Beauty, a knife
A collection of feelings about the blade.
Written by Yoko Zhu
Edited by Morgan Jenkins
The knife behind beauty is both literal and metaphorical. It manifests in the form of cosmetic surgeries and in the long line to the hair salon. Beauty’s a compliment. It’s a masterpiece of art, heavy with the weight of expectations, and in some cases, the justification for destruction. Beauty is the shackle and the key; the world imbued and stripped of meaning.
In my dorm sits my perfume collection, jewelry, makeup, nail polish–components of an illusion. Sometimes, I think about chucking them out of my window. But I love them. I love my French perfumes. I love my dangly earrings. I love the way they make me feel: like an elevated version of myself. All these accessories are fused within me, and if I was to separate myself from them, I would lose part of myself. That in itself compels me to chuck them out the window even more. I’ve always disliked how I’m kinder to myself when my skin is more clear, when my outfit is more put-together, when I fit this idealized mold of what I could look like every day.
Why am I so attached to the concept of beauty? Perhaps, it’s because pretty things are worshiped. They make you feel something powerful–the closest to divinity man can ever get. There’s something charming about a sunset reflected in the water. I almost cried when I saw Monet’s artwork up-close in Paris. My favorite songs are carved into my heart. Simply put, beauty evokes emotions. It makes you feel something. Therefore, it feels like a personal failure when I’m not beautiful. Maybe, I’m not trying enough. I should wake up earlier in the morning to do my makeup. If I save up, I could afford eyelash extensions. This is a very female-centric feeling: this desperation to mash into a box to be revered as a work of art, to be loved, and to be socially accepted. There’s power and privilege in appearances.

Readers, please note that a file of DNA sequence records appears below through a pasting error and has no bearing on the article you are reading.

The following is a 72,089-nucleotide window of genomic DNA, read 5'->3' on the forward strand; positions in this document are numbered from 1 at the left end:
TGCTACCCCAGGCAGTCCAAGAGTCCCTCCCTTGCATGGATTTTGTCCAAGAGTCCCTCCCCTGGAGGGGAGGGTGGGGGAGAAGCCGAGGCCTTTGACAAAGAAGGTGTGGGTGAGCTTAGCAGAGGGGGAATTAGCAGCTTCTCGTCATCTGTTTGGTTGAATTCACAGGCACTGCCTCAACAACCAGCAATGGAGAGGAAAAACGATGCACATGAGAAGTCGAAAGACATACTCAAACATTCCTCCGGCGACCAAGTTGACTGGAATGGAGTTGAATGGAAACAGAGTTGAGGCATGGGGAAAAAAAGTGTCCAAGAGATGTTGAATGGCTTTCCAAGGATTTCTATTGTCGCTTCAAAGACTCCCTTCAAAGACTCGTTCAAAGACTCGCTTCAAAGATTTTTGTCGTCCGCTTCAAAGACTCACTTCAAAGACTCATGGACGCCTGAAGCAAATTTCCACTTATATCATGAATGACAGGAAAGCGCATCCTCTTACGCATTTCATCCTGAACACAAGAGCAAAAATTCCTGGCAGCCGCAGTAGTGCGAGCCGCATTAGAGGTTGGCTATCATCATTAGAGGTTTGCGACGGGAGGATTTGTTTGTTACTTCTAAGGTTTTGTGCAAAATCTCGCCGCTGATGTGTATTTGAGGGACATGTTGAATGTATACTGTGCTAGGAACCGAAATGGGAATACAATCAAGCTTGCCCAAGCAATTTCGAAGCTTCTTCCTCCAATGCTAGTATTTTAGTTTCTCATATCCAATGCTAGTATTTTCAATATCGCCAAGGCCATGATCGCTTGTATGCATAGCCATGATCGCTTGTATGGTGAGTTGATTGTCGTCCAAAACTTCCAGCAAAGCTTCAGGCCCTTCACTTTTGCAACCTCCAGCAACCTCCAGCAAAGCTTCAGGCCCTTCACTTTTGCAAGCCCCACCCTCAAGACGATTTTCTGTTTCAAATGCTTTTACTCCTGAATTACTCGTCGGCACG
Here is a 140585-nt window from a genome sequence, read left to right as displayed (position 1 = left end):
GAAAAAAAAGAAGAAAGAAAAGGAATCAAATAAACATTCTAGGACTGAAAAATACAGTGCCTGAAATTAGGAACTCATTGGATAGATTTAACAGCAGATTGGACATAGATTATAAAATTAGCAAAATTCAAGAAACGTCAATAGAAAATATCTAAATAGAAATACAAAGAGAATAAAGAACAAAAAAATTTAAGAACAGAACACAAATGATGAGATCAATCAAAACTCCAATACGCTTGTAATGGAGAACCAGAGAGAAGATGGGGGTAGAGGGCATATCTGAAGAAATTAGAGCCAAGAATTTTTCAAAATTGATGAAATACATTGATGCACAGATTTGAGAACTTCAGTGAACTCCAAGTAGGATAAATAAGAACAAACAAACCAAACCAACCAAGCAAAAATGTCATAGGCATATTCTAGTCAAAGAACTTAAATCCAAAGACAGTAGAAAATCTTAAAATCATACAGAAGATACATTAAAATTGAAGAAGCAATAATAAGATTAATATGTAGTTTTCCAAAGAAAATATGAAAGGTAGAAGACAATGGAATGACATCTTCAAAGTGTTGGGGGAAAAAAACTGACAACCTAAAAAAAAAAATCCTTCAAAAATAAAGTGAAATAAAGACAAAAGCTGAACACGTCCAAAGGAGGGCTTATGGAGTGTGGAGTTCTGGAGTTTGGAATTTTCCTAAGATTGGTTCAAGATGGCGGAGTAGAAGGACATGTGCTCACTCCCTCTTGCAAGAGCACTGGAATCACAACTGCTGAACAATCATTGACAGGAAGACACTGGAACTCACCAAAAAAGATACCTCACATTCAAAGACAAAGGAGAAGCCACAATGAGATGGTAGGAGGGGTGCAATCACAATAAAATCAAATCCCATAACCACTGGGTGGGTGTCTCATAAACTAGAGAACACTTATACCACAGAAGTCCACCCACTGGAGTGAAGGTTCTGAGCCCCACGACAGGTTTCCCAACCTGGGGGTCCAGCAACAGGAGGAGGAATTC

It’s an oppressive construct, demanding and born out of white supremacy. In order to be respected, there’s stipulations: women have to look a certain way. It’s the key to being treated with dignity. Beauty’s a roadmap to basic human decency.
And to be frank, I feel hopeless that our beauty standards will ever be dismantled. The Greeks thought small penises in men were charming. The Victorians liked high foreheads. We are on a see-saw of beauty trends: gone is the BBL era. Heroin-chic has re-emerged, alongside the coquette-Lana-Del-Rey-Bella-Hadid-Virgin-Suicides-Gone-Girl aesthetic. We want our women skinny! We want our women with ass and tits! We want our men to be cigarette-smoking Tim Burton characters! And I imagine the cycle will only change faces (with variations). And I imagine Aphrodite will never die, she will only be reincarnated.